It has long been an axiom of mine that “you can’t have too many copies of The Hound of the Baskervilles.” Although I’m not a collector, I own more than 80 copies of the great Sherlock Holmes novel and a few versions. I recently acquired a film I’d never seen before.
It’s a 1983 British TV movie starring Ian Richardson. Only when I started watching movie did I realize that the script was by Charles Edward Pogue. As I wrote in a previous blog post, I once saw an original Holmes play by Pogue and met him afterward. Pogue also wrote the teleplays for The Sign of Four (1983) with Richardson and The Hands of a Murder (1990) with Edward Woodward.
According to Wikipedia, Pogue considers his take on The Hound his most satisfying achievement. Considering that The Hound has been filmed approximately 150 times, I’m in no position to compare it any meaningful way to other productions. But I can make a few observations.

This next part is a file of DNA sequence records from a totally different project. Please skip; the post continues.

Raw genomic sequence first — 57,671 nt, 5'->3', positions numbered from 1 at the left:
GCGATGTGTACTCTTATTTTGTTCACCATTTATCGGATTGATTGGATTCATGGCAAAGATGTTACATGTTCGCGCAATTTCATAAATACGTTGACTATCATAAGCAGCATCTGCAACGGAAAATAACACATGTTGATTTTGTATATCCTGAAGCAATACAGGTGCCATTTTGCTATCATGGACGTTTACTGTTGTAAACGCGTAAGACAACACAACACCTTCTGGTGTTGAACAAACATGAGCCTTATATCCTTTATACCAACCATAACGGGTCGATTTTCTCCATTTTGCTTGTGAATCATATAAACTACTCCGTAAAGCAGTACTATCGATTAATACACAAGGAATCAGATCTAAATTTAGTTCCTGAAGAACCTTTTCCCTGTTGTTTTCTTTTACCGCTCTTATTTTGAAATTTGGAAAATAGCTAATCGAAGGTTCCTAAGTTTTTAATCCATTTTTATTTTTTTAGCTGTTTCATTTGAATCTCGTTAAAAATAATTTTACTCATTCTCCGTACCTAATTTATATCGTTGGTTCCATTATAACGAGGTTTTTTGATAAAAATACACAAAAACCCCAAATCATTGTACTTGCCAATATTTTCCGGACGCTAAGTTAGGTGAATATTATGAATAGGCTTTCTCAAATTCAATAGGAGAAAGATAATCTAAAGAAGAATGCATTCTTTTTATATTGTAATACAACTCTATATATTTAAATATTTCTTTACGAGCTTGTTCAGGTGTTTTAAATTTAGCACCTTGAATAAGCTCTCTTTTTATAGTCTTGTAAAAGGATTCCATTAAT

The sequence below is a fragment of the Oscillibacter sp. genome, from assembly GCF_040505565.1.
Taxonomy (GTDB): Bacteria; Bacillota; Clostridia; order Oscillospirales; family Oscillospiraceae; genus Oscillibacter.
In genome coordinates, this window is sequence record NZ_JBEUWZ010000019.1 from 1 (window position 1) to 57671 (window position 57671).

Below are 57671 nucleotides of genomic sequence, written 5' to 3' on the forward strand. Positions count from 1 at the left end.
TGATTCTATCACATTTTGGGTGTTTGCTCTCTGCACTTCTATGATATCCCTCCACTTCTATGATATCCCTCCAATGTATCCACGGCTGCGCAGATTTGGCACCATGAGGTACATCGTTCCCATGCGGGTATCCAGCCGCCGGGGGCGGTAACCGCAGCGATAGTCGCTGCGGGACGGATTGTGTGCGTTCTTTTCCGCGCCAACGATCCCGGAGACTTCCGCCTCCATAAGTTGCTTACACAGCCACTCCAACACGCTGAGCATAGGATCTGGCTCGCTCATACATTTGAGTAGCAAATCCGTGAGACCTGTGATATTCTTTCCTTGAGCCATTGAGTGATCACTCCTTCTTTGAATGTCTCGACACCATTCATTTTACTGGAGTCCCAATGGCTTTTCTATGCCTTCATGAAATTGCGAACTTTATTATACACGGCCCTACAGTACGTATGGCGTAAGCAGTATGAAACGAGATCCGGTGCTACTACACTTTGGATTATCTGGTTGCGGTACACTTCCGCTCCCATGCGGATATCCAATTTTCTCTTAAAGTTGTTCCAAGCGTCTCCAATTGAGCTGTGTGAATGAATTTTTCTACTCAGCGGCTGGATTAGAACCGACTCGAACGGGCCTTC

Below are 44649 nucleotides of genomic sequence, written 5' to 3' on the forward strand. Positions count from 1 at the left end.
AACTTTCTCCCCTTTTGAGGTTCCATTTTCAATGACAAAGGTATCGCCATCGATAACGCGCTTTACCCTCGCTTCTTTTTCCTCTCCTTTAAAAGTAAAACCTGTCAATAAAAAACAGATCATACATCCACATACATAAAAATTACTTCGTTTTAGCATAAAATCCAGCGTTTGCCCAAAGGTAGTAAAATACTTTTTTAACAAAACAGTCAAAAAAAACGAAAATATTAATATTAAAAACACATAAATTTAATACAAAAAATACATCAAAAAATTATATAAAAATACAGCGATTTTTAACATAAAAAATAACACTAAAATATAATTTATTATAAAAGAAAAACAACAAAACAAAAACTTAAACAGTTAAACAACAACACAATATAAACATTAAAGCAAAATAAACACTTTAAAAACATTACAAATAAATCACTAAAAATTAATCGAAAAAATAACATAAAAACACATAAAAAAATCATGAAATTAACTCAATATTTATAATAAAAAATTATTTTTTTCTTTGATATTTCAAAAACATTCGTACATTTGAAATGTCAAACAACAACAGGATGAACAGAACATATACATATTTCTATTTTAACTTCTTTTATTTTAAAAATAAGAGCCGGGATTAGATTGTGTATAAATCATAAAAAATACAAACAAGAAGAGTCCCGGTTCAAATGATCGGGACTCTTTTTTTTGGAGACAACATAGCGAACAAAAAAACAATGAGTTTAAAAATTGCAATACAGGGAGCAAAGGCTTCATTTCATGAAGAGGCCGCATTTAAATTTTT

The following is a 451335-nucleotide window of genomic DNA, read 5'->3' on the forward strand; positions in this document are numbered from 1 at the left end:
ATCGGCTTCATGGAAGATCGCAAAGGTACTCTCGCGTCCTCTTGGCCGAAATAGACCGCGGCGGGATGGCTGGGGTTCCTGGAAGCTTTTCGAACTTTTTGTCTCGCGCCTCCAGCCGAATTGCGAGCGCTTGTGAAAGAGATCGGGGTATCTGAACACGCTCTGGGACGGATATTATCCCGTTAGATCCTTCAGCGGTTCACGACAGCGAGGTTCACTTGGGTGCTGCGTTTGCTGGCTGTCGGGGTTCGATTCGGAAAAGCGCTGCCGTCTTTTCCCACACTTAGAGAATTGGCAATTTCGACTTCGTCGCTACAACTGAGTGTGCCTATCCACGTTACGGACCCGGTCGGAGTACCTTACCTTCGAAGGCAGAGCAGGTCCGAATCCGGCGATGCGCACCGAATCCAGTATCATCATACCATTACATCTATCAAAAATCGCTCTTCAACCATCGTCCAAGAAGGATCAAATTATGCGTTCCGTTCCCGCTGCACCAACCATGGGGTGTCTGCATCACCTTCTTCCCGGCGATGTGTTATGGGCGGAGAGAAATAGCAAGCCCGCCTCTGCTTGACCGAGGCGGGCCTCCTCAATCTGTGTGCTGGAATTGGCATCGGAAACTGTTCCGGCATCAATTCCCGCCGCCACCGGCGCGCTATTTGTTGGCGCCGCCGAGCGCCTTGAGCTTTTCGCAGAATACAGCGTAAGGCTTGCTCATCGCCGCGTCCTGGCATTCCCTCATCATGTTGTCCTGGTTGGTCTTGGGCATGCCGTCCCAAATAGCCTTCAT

Ian Richardson and his Watson, Donald Churchill, are thoroughly satisfactory in their roles. Holmes even wears a top hat in London; Sidney Paget would approve.
Among the better actors below top-billing was the phosphorous-coated Hound.
Sir Henry Baskerville, who comes from the United States rather than from Canada, sounds like an Englishman attempting a Texas accent.
The script departs in significant ways from the novel. Laura Lyons was having an affair with Sir Charles Baskerville. Her black-bearded husband, a violent artist, appears as a character. Pogue lifts the poker-bending scene from “The Speckled Band” to show that Lyons is tough but Holmes is tougher. Laura Lyons is strangled to death and Lyons is charged with her murder.
Holmes appears in disguise as a gypsy who reads Beryl Stapleton’s palm and is therefore able to tell that she formerly wore a wedding ring.
The purpose of the changes apparently was to strengthen the detective story aspect of the plot by creating a strong new suspect. As a Sherlockian purist, I don’t approve. But as a mystery writer, I applaud the effort. I stand with those who believe that Basil Rathbone’s 1939 Hound was the best filmed adaptation, but this one is worth your time.